PALO ALTO — Facebook Inc. is tapping virtual farmers, mafia dons and online pets to generate cash from the social-networking Web site's 300 million users.

The company is testing a payment system to gain a cut each time an online-game player buys a digital tractor, weapon or hat on the site. That would give Palo Alto-based Facebook a piece of the hundreds of millions of dollars that are being pulled in by Zynga Inc., creator of "Farmville" and "Mafia Wars," and Playfish Inc., maker of "Pet Society." The social-games market will almost triple to $2 billion by 2012, estimates ThinkEquity LLC.

"Virtual goods and microtransactions, especially inside games, can be a very big and thriving business," said Ethan Beard, who runs the developer network at Facebook. "Two years ago, we never considered it."

Zynga and Playfish, which both started in 2007, offer free- to-play titles and sell virtual goods to users through so-called microtransactions. They have turned Facebook into the world's largest game portal, with more than 100 million users. By comparison, Nintendo Co.'s Wii, the leading current-generation game system, had sold 52.6 million Wii consoles through June.

Facebook Credits, a payment service being tested by six outside developers, can become the "dominant payment method" on the site, where $1 billion in game-related goods and services will trade annually in three years, estimates Atul Bagga, an analyst with ThinkEquity in San Francisco.


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"If you buy credits on 'Mafia Wars,' that credit is only usable in that game," said Bagga. "But if you buy 20 credits on Facebook, now you can apply those credits wherever."

How much money Facebook makes will depend on how the system is structured, Bagga said.

PayPal, the online payment system owned by San Jose-based eBay Inc., charges 5 percent plus 5 cents for each microtransaction. Assuming a similar rate at Facebook and Bagga's $1 billion estimate for transactions at the site, the company could reap $55 million from the service by 2012.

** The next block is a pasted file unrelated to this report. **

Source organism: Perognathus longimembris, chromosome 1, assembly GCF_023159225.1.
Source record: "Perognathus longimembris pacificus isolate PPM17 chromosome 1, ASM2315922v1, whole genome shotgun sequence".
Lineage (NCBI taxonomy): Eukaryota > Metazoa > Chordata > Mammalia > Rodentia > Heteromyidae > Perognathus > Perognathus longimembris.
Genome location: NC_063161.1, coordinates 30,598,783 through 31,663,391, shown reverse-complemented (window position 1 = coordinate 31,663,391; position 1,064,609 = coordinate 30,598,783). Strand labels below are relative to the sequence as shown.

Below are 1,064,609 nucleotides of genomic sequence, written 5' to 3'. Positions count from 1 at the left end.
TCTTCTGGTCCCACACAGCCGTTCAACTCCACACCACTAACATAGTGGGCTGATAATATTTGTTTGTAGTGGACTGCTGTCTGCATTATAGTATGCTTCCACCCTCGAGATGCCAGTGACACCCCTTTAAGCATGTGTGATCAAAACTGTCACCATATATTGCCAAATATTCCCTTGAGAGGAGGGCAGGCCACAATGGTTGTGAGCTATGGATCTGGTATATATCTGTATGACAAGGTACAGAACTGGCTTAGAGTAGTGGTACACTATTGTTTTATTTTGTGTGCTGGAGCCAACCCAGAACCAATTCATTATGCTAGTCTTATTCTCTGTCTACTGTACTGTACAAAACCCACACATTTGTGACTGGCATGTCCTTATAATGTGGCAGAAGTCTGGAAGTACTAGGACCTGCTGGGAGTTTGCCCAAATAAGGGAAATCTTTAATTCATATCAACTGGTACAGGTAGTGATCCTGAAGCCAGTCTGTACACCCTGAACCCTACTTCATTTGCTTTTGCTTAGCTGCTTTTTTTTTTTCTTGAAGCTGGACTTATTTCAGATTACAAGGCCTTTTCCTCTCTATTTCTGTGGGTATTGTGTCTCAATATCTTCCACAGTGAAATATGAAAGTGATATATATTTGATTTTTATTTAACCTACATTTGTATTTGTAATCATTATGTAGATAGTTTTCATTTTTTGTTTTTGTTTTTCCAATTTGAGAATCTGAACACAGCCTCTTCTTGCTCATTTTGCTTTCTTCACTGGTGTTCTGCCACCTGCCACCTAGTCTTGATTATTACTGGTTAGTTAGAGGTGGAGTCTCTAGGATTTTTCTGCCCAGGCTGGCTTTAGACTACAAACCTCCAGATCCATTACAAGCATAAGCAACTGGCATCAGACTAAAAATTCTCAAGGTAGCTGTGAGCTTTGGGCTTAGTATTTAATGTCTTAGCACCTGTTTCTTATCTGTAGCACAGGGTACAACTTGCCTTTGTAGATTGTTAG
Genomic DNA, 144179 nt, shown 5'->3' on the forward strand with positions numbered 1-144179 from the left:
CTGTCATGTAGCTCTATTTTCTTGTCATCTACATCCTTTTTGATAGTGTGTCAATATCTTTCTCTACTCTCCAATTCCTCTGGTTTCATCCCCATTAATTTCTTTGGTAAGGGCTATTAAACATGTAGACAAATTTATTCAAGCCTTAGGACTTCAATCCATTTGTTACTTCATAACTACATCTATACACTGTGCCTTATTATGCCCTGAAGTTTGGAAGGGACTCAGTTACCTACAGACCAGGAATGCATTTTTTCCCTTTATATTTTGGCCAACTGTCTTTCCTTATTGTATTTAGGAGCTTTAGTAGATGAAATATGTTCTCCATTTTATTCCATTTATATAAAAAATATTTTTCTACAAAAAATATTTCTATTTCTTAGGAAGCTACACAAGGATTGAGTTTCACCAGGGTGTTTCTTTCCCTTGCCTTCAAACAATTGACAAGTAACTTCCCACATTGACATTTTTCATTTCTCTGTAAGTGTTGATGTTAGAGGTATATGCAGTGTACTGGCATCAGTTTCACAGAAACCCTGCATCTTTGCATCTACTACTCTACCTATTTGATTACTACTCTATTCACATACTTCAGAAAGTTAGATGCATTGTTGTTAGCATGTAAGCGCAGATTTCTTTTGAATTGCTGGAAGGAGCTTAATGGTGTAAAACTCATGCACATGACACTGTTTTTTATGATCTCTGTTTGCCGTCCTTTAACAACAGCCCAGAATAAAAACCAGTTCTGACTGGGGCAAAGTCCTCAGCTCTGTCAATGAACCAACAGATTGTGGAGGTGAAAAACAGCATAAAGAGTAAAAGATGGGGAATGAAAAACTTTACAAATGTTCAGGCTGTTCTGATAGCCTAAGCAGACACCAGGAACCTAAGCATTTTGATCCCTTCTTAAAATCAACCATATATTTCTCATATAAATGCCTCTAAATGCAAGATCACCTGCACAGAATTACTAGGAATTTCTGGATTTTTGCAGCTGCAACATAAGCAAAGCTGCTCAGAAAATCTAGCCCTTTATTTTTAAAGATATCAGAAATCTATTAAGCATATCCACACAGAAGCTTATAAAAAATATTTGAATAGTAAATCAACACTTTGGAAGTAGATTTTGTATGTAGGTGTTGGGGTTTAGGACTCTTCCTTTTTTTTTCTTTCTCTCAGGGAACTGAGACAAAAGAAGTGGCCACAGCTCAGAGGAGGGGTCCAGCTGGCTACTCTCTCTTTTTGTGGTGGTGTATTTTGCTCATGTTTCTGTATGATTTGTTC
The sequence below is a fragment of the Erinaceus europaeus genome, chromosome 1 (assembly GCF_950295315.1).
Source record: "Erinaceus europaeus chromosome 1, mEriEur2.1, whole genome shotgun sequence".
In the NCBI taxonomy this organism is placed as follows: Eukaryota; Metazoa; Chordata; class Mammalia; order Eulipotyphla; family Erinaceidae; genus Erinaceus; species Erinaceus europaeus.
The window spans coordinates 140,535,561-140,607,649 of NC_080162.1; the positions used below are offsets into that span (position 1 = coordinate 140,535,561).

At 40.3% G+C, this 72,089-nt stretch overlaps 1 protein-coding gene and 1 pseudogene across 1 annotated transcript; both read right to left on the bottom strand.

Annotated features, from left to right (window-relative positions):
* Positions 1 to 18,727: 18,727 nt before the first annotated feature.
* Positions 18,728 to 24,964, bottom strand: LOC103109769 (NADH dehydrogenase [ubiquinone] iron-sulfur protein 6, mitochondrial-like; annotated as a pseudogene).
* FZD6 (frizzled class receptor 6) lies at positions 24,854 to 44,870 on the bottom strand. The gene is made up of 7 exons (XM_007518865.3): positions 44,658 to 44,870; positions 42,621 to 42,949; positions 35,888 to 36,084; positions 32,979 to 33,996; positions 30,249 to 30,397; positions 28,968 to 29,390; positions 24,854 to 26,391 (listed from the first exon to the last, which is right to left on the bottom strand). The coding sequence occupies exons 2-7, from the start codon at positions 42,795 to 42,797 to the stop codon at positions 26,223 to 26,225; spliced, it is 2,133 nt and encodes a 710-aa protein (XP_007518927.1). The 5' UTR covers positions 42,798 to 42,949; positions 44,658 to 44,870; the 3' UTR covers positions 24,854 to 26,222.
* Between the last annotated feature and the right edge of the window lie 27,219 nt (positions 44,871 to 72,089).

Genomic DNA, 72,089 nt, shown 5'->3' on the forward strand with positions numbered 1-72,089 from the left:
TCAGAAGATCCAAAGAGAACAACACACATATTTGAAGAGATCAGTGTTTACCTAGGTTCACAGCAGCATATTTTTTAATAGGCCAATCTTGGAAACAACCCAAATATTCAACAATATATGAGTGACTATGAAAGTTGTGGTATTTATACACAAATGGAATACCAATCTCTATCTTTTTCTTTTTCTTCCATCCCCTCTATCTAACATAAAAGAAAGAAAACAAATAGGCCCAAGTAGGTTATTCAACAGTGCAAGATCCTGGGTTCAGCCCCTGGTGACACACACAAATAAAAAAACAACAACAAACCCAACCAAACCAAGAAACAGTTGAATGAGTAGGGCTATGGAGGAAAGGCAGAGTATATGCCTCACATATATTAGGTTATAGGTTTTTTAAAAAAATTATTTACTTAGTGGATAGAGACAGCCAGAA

That figure represents more than 10 percent of current revenue. Facebook, which turned profitable in the second quarter, expects more than $500 million in sales this year, according to Marc Andreessen, a board member.

The company is looking for ways to expand the use of Facebook Credits. Users can already buy virtual gifts for friends. They will also be able to purchase music, the company said this week.

"These are spur-of-the-moment purchases so if the whole payment system becomes seamless and painless it's going to be a big driver of growth," Bagga said.

For now, outside game developers are making most of the money. Zynga, which is testing Facebook Credits in one of its games, sells virtual goods in games and lets players pay to advance their positions. It expects revenue to exceed $100 million this year.

The 10 most-popular games on Facebook draw more than 100 million users a month. In Zynga's "Farmville," more than 60 million players harvest crops, raise animals and buy materials.

Both San Francisco-based Zynga and Playfish, based in London, are backed by former executives from Electronic Arts Inc., the second-largest publisher of traditional video games based in Redwood City.

The companies' growth makes them acquisition targets for industry leaders Activision Blizzard Inc., Electronic Arts and Ubisoft Entertainment SA, which are coping with a 12 percent decline in U.S. video-game sales through September, Bagga said. Media companies also may try to acquire them, he said.

"The packaged-goods business is crumbling much faster than people expected," said Mitch Lasky, a general partner at Benchmark Capital in Menlo Park and a former executive vice president at Electronic Arts. He isn't an investor in Zynga or Playfish. Big publishers "are seeing costs skyrocketing, sales plummeting, and it's a vicious cycle which doesn't really have a good outcome," he said.

Zynga investors include Menlo Park's Kleiner Perkins Caufield & Byers and Foundry Group, based in Boulder, Colo. Chief Executive Officer Mark Pincus, who named the game developer after his bulldog Zinga, said he has no plans to sell the company and declined to say whether it will go public.

"We want to be a way that people connect with each other through games and fun that is so meaningful to them and becomes such a daily behavior that they can't imagine what life was like before they had 'Farmville,'" Pincus said in an interview. "I'm extremely doubtful that vision will be more likely to be achieved as part of another company."